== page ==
“We are jimcrowed:” Marcus Garvey and the 1920 Declaration of Rights of the Negro Peoples of the World
The vision of the 1920 Declaration shows that well before the 1948 UN Universal Declaration of Human Rights, the linking of the broad categories of rights was vital for political projects concerned with liberty, justice, equality, dignity and non-discrimination.
A mural bearing the likeness of Marcus Garvey in Oakland, CA. Thomas Hawk/(CC BY-NC 2.0)
What we — as citizens — remember and what we forget defines us. And recently, as statues symbolizing centuries-old racism and oppression have begun to fall, we are reminded of the massive historical repair work that lies before us. Human rights — with its much richer historical record than often understood — must play a role in this process.
A good beginning could be taking a closer look at a document drafted and adopted 100 years ago in Harlem, New York⎯one that has been systematically overlooked in international human rights scholarship. This is disconcerting because the 1920 Declaration of Rights of the Negro Peoples of the World is one of the most remarkable human rights declarations produced by civil society in the 20th century.
When Jamaican-born Marcus Garvey took the podium at Liberty Hall in Harlem on August 1, 1920, it was reported that over 12,000 people were in attendance. They were there for the first annual convention of the Universal Negro Improvement Association (UNIA), which Garvey had founded just a few years earlier. During his inaugural address, he explained that collectively they had spent the last two-and-a-half years spreading “the doctrines of the UNIA to the four corners of the world.” The UNIA would go on to have hundreds of branches and millions of supporters around the world, becoming one of the great mobilizers of Black opinion in the 20th century.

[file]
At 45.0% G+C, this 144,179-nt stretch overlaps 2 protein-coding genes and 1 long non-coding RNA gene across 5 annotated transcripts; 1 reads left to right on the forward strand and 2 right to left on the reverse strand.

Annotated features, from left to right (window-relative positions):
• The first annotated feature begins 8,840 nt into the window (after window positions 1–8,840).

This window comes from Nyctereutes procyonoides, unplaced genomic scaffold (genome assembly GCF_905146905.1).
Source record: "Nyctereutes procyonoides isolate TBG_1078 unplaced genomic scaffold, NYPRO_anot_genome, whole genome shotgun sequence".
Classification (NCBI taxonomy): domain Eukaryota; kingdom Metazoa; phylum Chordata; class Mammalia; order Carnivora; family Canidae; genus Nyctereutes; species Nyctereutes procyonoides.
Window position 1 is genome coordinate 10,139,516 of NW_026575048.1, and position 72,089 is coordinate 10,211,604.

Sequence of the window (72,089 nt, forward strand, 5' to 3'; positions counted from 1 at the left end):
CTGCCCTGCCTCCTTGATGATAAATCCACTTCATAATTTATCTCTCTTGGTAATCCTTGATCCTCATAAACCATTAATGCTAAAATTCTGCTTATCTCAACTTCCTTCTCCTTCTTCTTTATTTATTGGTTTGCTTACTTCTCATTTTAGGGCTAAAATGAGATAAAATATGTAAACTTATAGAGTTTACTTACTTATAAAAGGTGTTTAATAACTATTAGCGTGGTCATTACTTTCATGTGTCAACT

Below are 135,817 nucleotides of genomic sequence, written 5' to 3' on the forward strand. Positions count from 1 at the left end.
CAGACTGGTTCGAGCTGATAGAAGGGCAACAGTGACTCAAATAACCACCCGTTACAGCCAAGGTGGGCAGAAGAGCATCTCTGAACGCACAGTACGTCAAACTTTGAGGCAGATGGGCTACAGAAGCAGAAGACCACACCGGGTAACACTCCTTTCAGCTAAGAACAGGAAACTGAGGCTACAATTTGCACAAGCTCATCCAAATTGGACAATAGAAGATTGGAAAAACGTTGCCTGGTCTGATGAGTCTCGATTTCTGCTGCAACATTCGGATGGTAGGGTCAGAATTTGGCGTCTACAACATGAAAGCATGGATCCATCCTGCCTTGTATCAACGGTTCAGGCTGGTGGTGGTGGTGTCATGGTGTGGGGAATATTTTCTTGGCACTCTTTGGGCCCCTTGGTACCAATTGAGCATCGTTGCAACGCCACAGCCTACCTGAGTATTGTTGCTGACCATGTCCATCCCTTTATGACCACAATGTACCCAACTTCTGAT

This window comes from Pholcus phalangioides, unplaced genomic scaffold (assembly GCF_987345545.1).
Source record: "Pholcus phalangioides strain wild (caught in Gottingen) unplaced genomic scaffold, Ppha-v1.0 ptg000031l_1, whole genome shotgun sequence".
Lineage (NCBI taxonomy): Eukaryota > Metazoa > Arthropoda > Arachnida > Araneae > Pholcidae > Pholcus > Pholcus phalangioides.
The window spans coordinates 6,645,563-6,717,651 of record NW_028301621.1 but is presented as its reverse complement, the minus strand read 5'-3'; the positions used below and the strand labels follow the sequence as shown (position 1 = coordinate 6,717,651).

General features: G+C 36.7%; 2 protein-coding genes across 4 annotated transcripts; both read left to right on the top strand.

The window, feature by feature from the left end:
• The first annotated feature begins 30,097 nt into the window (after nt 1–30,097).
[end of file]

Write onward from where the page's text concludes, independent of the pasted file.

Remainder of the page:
At the convention, responding to the national and global politics of the post-First World War moment, a leading UNIA figure stated: “We fought, bled, and died on the battle plains of France and Flanders that the world might be ‘made safe for democracy.’” The reality that Blacks faced at that moment, however, was a far cry from this aspiration. To all those gathered, Garvey outlined the vision for the coming days:
“This convention of the UNIA is called for the purpose of framing a Bill of Rights for the Negro Race. We shall write a constitution within this month of August that shall guide and govern the destiny of four hundred million Negroes of the world.”
The convention’s first week was focused on speeches by delegates about the discriminatory and devastating living conditions that Black people faced in the United States, the Caribbean, and across the continent of Africa. These speeches, enlightening as they were for the participants, also served another important purpose: to ground the drafting of the Declaration in lived experiences. As Garvey explained:
“We want this convention to clearly understand the universal Negro situation … We can only understand it when the representative from Georgia tells of the real conditions in Georgia; when the representative from Mississippi tells of the real conditions in Mississippi; when the representative from Basutoland [today Lesotho ed.] or any other part of Africa tells of the real conditions in Africa. And so with the various islands of the West Indies, and South and Central America.”
The Declaration was a project of Black empowerment through human rights. If we are interested in a fuller appreciation of 20th century global history and politics⎯especially as it relates to questions of race, imperialism, Black internationalism, decolonization and democracy⎯this particular moment in history may illuminate a major theme that begs further exploration, namely that of human rights. As Garvey told the crowd: “We are here because we are tired of being a suffering people. We are here because we desire our liberty. We believe that all those human rights that are common to the rest of mankind should also be enjoyed by us.”
The vision of the 1920 Declaration shows that well before the 1948 UN Universal Declaration of Human Rights, the linking of the broad categories of rights (civil, political, economic, social and cultural rights) was vital for political projects concerned with liberty, justice, equality, dignity and non-discrimination. In that sense, it reads as a template for the much more heralded 1948 UN Declaration. The story of the 1920 Declaration can help us rebalance how we approach human rights history and make it more representative in terms of substance and agency.
“We are here because we are tired of being a suffering people. We are here because we desire our liberty. We believe that all those human rights that are common to the rest of mankind should also be enjoyed by us.”